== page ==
:branch: This keyword indicates that the current state has a parallel transition to a plurality of states in the graph. The :branch: keyword may thus be considered an unconditional branch instruction having two or more immediate branch targets. The current token is not read. The next state after the sub-expression block, if it is fully parsed to this point and not rejected, is referred to as the exit state.

:backtrack: This keyword indicates that the current state has a sequential transition to several states in the graph. The :backtrack: keyword may thus be considered an unconditional branch instruction having two or more sequential branch targets. The current token is not read. The next state after the sub-expression block, if it is fully parsed to this point and not rejected, is referred to as the exit state.

The following examples will illustrate the construction of a graph of input-conditional state transition specifications for some simple regular expressions (RE):

Example 1

RE=“a”
[1]

:init:

a→2

[2]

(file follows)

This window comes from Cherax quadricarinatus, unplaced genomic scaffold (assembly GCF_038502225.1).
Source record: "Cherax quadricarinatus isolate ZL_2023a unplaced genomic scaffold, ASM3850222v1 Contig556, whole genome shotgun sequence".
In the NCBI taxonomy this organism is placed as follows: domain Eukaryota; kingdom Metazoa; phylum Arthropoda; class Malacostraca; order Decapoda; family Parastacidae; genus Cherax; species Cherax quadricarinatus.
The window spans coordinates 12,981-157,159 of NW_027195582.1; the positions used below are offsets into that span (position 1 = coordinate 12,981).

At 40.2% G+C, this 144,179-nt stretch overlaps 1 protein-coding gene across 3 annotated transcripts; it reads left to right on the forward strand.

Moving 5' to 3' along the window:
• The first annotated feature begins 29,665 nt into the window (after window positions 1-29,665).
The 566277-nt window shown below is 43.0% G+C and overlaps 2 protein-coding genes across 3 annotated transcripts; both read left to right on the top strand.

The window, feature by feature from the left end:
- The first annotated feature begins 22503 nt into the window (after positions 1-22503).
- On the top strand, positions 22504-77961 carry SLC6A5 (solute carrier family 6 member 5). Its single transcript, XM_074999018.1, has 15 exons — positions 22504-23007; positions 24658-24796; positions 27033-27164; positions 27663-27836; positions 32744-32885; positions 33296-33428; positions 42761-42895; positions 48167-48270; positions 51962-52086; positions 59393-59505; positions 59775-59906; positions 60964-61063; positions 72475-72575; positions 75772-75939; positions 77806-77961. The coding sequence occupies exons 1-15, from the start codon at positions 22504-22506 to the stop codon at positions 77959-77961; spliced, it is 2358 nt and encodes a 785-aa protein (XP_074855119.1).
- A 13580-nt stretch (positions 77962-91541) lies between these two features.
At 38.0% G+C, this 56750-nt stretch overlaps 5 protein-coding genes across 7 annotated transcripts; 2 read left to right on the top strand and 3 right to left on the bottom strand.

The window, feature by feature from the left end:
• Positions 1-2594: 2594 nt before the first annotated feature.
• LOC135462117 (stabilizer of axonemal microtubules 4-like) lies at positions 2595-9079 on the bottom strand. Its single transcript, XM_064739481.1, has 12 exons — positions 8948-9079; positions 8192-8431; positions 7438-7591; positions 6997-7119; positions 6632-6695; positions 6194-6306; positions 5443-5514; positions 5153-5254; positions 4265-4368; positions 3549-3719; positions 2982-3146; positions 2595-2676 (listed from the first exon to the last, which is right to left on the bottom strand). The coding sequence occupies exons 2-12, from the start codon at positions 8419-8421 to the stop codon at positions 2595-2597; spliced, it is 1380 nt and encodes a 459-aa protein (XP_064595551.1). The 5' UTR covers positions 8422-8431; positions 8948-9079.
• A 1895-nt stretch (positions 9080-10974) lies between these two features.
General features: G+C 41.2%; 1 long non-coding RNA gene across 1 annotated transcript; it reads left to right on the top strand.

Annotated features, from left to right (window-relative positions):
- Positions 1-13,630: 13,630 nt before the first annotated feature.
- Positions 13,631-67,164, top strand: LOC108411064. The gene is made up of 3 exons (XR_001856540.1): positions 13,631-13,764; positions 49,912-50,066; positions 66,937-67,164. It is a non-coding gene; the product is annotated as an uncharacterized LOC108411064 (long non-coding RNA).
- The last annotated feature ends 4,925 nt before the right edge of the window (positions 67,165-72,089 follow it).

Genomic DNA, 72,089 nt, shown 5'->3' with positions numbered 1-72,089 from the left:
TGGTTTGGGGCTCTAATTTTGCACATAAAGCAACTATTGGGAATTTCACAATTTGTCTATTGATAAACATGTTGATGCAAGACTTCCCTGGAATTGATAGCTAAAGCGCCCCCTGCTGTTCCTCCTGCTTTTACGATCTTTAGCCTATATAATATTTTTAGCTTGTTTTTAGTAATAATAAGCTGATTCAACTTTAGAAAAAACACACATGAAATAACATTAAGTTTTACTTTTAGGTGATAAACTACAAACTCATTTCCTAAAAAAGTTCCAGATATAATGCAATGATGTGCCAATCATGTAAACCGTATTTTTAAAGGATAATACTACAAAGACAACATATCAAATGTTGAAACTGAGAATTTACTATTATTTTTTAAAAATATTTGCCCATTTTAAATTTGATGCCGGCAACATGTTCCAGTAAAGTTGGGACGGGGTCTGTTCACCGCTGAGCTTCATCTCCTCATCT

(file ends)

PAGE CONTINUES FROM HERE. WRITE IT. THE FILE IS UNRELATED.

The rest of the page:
:accept:

Example 1 is simply a regex for a single occurrence of the character “a”. Execution begins with state 1 being the initial state. During the first processing iteration, if the token retrieved by the lookup engine 24 is the single character “a”, the regex engine 22 sets the next state to state 2. If the token is anything else, the matching process terminates. During the second processing iteration, the current state is 2. No token is read, and the regex engine 22 executes the :accept: keyword, terminating the matching process as being successful. As explained further herein, the lookup table 20 specifying the token size is derived from this graph. In this case, in state [1] the lookup engine 24 must retrieve a single character from the input 30. In state [2], no character is retrieved from the input 30.